Johnstone v. Raffaele, 2020 WL 6375863, unpublished memorandum (Pa. Super. Oct. 30, 2020)

Breach of contract claim barred under the gist of the action doctrine where alleged conduct pertained to manner in which duties of representation performed and not a breach of a specific contractual promise.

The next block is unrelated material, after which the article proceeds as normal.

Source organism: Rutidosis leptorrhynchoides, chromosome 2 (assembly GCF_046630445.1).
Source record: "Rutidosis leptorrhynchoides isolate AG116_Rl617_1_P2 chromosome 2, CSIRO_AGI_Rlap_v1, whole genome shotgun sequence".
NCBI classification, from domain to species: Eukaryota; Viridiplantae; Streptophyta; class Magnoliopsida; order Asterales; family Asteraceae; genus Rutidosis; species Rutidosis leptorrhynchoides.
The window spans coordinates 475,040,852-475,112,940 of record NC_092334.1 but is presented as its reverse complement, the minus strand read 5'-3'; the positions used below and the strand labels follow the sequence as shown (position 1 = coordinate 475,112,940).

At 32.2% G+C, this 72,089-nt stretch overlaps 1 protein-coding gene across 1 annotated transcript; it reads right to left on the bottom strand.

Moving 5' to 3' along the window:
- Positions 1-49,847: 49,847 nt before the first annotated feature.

The Pennsylvania Superior Court, in an unpublished opinion, continued the recent trend of Pennsylvania case law barring breach of contract claims that actually sound in tort pursuant to the gist of the action doctrine. In affirming the trial court, the Superior Court found that the plaintiff’s legal malpractice claim arose from the communications between the attorney and the client, the advice given to the client, and the manner in which the attorney performed his duties. Notably, the plaintiff did not allege that the attorney defendant failed to follow a specific instruction or failed to perform a promise contained in the engagement agreement. Because the plaintiff’s allegations sounded in negligence, rather than breach of contract, the gist of the action was in tort, and the breach of contract claim was barred. Application of the gist of the action doctrine in this way can have significant impact on the statute of limitations applicable to an action as a breach of contract action is subject to a four-year statute of limitations, while a negligence action must be brought within two years of the alleged breach of duty.


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